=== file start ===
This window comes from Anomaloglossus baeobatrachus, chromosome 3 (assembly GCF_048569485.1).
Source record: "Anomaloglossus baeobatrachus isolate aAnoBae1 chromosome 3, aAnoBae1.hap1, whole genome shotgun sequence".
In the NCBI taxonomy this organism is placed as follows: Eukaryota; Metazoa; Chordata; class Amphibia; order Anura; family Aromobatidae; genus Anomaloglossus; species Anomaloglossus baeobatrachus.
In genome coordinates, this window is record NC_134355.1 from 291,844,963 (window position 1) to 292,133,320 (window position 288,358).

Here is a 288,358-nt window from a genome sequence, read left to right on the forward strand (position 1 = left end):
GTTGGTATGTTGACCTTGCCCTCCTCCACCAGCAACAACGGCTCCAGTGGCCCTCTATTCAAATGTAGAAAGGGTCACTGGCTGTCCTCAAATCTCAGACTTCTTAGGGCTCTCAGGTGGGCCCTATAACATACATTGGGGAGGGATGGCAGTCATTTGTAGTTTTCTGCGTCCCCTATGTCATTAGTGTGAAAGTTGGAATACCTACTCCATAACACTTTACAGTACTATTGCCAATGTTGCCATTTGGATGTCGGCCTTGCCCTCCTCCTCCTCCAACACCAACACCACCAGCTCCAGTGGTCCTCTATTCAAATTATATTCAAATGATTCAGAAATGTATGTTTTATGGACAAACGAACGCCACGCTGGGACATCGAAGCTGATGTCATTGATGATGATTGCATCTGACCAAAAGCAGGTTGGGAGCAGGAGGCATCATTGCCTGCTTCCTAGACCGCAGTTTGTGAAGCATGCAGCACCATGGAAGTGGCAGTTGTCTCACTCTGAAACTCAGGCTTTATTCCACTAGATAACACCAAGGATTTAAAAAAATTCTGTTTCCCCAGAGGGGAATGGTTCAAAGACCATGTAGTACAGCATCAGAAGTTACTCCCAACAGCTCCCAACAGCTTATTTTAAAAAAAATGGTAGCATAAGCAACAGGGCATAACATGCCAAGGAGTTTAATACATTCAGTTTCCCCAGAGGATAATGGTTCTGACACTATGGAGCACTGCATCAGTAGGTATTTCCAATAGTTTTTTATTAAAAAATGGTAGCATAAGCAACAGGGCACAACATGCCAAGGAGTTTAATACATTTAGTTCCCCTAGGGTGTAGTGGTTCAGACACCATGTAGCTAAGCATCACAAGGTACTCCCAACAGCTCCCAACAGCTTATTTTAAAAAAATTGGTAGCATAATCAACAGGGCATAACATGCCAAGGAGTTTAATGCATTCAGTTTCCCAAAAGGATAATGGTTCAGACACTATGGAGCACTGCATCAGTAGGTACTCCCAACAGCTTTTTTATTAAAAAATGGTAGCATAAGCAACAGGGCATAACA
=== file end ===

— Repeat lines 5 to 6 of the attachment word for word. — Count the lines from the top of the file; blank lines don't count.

Here is a 288,358-nt window from a genome sequence, read left to right on the forward strand (position 1 = left end):
GTTGGTATGTTGACCTTGCCCTCCTCCACCAGCAACAACGGCTCCAGTGGCCCTCTATTCAAATGTAGAAAGGGTCACTGGCTGTCCTCAAATCTCAGACTTCTTAGGGCTCTCAGGTGGGCCCTATAACATACATTGGGGAGGGATGGCAGTCATTTGTAGTTTTCTGCGTCCCCTATGTCATTAGTGTGAAAGTTGGAATACCTACTCCATAACACTTTACAGTACTATTGCCAATGTTGCCATTTGGATGTCGGCCTTGCCCTCCTCCTCCTCCAACACCAACACCACCAGCTCCAGTGGTCCTCTATTCAAATTATATTCAAATGATTCAGAAATGTATGTTTTATGGACAAACGAACGCCACGCTGGGACATCGAAGCTGATGTCATTGATGATGATTGCATCTGACCAAAAGCAGGTTGGGAGCAGGAGGCATCATTGCCTGCTTCCTAGACCGCAGTTTGTGAAGCATGCAGCACCATGGAAGTGGCAGTTGTCTCACTCTGAAACTCAGGCTTTATTCCACTAGATAACACCAAGGATTTAAAAAAATTCTGTTTCCCCAGAGGGGAATGGTTCAAAGACCATGTAGTACAGCATCAGAAGTTACTCCCAACAGCTCCCAACAGCTTATTTTAAAAAAAATGGTAGCATAAGCAACAGGGCATAACATGCCAAGGAGTTTAATACATTCAGTTTCCCCAGAGGATAATGGTTCTGACACTATGGAGCACTGCATCAGTAGGTATTTCCAATAGTTTTTTATTAAAAAATGGTAGCATAAGCAACAGGGCACAACATGCCAAGGAGTTTAATACATTTAGTTCCCCTAGGGTGTAGTGGTTCAGACACCATGTAGCTAAGCATCACAAGGTACTCCCAACAGCTCCCAACAGCTTATTTTAAAAAAATTGGTAGCATAATCAACAGGGCATAACATGCCAAGGAGTTTAATGCATTCAGTTTCCCAAAAGGATAATGGTTCAGACACTATGGAGCACTGCATCAGTAGGTACTCCCAACAGCTTTTTTATTAAAAAATGGTAGCATAAGCAACAGGGCATAACA